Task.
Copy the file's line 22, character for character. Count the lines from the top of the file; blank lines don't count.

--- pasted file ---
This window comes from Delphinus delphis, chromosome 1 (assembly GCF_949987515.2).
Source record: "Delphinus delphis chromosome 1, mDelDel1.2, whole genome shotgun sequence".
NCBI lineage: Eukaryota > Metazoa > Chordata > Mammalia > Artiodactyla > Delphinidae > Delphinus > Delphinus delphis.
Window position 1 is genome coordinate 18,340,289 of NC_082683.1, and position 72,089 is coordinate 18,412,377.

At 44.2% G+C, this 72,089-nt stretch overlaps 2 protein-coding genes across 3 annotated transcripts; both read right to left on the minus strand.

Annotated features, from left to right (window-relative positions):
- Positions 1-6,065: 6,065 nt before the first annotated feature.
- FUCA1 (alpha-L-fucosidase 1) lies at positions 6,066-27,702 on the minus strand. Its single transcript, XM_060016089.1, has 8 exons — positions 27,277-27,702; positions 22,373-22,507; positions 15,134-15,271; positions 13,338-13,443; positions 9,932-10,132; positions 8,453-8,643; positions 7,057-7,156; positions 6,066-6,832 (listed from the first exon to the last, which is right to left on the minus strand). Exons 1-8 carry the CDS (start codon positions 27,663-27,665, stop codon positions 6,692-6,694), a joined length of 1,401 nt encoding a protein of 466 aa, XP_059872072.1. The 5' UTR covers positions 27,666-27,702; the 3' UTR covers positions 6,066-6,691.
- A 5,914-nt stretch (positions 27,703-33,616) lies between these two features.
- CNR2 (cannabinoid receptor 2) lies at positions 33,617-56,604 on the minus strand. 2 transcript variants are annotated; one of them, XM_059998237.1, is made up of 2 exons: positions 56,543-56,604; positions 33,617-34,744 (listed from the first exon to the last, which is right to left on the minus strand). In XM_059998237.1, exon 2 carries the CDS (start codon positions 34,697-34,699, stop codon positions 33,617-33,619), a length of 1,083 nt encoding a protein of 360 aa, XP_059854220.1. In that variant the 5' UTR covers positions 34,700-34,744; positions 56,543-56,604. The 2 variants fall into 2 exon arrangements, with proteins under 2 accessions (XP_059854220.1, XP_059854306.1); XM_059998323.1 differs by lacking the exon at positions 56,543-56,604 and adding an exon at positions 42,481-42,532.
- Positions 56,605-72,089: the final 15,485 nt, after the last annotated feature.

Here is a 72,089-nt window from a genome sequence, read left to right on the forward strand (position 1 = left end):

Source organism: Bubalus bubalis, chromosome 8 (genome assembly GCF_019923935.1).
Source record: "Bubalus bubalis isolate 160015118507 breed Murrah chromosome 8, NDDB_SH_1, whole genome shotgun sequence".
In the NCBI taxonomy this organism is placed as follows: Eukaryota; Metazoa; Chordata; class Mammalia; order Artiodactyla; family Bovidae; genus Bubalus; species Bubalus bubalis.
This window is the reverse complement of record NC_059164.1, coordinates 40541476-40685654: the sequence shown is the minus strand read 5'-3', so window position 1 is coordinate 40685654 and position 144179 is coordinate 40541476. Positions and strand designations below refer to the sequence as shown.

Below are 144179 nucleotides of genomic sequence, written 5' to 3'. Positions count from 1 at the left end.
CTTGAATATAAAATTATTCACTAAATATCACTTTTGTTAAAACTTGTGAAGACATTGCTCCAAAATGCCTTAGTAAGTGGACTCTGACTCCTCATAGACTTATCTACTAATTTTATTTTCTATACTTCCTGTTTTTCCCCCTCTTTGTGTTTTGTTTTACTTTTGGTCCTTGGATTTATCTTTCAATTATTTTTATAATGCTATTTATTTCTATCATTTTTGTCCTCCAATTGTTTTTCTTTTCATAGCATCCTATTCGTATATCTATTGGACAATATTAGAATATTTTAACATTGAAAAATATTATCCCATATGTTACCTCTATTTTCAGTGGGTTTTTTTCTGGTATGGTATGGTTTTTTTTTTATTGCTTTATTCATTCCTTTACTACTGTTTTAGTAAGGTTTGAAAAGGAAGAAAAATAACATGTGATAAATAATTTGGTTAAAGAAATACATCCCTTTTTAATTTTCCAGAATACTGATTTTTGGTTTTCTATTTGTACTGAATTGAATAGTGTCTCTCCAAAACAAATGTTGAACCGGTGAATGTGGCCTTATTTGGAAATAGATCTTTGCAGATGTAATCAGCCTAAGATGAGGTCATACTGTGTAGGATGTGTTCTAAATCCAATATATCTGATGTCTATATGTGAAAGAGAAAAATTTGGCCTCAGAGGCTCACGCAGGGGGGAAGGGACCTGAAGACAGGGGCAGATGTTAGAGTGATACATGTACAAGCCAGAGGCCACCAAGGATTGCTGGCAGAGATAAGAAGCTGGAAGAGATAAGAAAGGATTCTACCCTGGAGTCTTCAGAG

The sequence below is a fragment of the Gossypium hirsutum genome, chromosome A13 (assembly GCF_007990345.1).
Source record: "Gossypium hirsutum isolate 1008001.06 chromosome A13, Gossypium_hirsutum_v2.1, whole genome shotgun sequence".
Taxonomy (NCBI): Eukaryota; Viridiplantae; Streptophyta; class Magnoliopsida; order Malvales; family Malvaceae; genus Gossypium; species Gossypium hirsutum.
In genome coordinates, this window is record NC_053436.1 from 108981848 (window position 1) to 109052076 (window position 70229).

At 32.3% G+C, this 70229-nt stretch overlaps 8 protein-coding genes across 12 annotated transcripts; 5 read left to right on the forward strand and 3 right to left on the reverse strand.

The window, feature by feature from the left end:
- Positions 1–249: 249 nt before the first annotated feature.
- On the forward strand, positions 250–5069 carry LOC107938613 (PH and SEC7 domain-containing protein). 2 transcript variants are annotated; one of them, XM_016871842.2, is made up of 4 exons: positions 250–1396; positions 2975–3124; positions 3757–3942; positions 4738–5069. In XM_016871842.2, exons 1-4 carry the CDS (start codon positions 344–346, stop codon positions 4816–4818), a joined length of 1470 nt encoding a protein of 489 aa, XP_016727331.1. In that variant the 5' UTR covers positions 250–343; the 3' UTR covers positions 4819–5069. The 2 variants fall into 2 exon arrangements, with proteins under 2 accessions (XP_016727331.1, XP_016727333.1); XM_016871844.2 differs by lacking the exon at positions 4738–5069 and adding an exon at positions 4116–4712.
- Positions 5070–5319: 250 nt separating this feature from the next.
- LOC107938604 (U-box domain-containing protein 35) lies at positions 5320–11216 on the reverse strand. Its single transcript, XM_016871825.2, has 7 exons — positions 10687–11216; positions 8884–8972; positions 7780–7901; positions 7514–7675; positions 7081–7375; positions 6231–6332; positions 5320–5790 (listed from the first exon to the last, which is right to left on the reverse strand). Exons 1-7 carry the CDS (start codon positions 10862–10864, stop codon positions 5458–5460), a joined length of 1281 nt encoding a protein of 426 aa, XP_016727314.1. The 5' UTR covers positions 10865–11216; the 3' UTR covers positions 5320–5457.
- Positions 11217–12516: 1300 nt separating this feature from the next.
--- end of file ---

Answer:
In genome coordinates, this window is record NC_053436.1 from 108981848 (window position 1) to 109052076 (window position 70229).